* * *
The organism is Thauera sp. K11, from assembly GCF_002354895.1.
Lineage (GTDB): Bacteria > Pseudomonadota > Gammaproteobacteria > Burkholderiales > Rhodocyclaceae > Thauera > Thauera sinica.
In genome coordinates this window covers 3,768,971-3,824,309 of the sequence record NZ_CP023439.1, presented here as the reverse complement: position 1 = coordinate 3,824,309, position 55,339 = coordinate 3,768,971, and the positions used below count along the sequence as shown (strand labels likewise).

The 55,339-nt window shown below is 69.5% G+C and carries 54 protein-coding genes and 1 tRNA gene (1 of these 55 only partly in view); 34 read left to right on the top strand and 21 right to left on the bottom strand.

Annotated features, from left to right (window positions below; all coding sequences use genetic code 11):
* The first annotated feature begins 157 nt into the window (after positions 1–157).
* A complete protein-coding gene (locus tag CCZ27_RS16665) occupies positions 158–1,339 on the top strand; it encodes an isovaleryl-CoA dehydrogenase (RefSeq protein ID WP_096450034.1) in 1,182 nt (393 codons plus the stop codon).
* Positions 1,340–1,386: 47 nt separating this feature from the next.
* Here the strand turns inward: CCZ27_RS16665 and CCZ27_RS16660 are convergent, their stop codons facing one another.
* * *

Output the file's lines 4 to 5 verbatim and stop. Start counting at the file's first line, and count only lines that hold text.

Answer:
The 55,339-nt window shown below is 69.5% G+C and carries 54 protein-coding genes and 1 tRNA gene (1 of these 55 only partly in view); 34 read left to right on the top strand and 21 right to left on the bottom strand.

Annotated features, from left to right (window positions below; all coding sequences use genetic code 11):